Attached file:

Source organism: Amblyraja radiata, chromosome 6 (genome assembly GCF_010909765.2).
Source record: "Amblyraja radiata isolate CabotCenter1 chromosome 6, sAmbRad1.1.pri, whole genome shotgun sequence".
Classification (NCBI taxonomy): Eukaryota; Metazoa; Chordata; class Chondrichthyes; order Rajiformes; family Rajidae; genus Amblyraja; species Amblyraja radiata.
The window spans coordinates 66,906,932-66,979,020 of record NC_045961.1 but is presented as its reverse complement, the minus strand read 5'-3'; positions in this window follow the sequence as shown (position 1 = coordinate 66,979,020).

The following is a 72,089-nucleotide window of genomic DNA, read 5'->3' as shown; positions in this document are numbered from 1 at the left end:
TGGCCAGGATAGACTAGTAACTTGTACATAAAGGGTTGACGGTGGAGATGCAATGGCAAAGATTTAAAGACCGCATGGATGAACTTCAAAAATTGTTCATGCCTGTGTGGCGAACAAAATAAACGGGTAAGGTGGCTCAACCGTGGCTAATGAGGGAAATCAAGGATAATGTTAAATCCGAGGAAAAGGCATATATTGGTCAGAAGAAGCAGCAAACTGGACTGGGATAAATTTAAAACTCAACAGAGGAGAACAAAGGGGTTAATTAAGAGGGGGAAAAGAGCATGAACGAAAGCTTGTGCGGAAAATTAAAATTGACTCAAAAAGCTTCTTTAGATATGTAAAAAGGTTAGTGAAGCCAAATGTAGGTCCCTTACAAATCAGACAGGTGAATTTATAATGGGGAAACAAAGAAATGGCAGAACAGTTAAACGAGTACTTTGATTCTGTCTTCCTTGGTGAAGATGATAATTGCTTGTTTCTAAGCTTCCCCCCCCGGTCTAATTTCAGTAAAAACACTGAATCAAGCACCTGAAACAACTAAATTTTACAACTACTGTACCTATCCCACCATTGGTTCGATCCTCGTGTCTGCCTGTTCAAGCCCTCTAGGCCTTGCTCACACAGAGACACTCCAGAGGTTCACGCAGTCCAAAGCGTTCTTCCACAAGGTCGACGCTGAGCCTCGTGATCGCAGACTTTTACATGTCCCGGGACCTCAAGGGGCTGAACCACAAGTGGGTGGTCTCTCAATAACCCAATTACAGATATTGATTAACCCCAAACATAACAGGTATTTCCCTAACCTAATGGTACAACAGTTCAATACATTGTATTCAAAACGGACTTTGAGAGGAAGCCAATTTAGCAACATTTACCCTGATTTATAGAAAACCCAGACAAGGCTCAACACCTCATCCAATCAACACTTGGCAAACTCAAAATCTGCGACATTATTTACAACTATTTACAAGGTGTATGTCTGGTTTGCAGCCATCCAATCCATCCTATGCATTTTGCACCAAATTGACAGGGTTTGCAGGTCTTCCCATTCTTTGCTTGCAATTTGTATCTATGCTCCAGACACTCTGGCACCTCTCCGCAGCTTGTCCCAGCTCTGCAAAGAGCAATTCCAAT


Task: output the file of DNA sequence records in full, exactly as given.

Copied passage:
Source organism: Amblyraja radiata, chromosome 6 (genome assembly GCF_010909765.2).
Source record: "Amblyraja radiata isolate CabotCenter1 chromosome 6, sAmbRad1.1.pri, whole genome shotgun sequence".
Classification (NCBI taxonomy): Eukaryota; Metazoa; Chordata; class Chondrichthyes; order Rajiformes; family Rajidae; genus Amblyraja; species Amblyraja radiata.
The window spans coordinates 66,906,932-66,979,020 of record NC_045961.1 but is presented as its reverse complement, the minus strand read 5'-3'; positions in this window follow the sequence as shown (position 1 = coordinate 66,979,020).

The following is a 72,089-nucleotide window of genomic DNA, read 5'->3' as shown; positions in this document are numbered from 1 at the left end:
TGGCCAGGATAGACTAGTAACTTGTACATAAAGGGTTGACGGTGGAGATGCAATGGCAAAGATTTAAAGACCGCATGGATGAACTTCAAAAATTGTTCATGCCTGTGTGGCGAACAAAATAAACGGGTAAGGTGGCTCAACCGTGGCTAATGAGGGAAATCAAGGATAATGTTAAATCCGAGGAAAAGGCATATATTGGTCAGAAGAAGCAGCAAACTGGACTGGGATAAATTTAAAACTCAACAGAGGAGAACAAAGGGGTTAATTAAGAGGGGGAAAAGAGCATGAACGAAAGCTTGTGCGGAAAATTAAAATTGACTCAAAAAGCTTCTTTAGATATGTAAAAAGGTTAGTGAAGCCAAATGTAGGTCCCTTACAAATCAGACAGGTGAATTTATAATGGGGAAACAAAGAAATGGCAGAACAGTTAAACGAGTACTTTGATTCTGTCTTCCTTGGTGAAGATGATAATTGCTTGTTTCTAAGCTTCCCCCCCCGGTCTAATTTCAGTAAAAACACTGAATCAAGCACCTGAAACAACTAAATTTTACAACTACTGTACCTATCCCACCATTGGTTCGATCCTCGTGTCTGCCTGTTCAAGCCCTCTAGGCCTTGCTCACACAGAGACACTCCAGAGGTTCACGCAGTCCAAAGCGTTCTTCCACAAGGTCGACGCTGAGCCTCGTGATCGCAGACTTTTACATGTCCCGGGACCTCAAGGGGCTGAACCACAAGTGGGTGGTCTCTCAATAACCCAATTACAGATATTGATTAACCCCAAACATAACAGGTATTTCCCTAACCTAATGGTACAACAGTTCAATACATTGTATTCAAAACGGACTTTGAGAGGAAGCCAATTTAGCAACATTTACCCTGATTTATAGAAAACCCAGACAAGGCTCAACACCTCATCCAATCAACACTTGGCAAACTCAAAATCTGCGACATTATTTACAACTATTTACAAGGTGTATGTCTGGTTTGCAGCCATCCAATCCATCCTATGCATTTTGCACCAAATTGACAGGGTTTGCAGGTCTTCCCATTCTTTGCTTGCAATTTGTATCTATGCTCCAGACACTCTGGCACCTCTCCGCAGCTTGTCCCAGCTCTGCAAAGAGCAATTCCAAT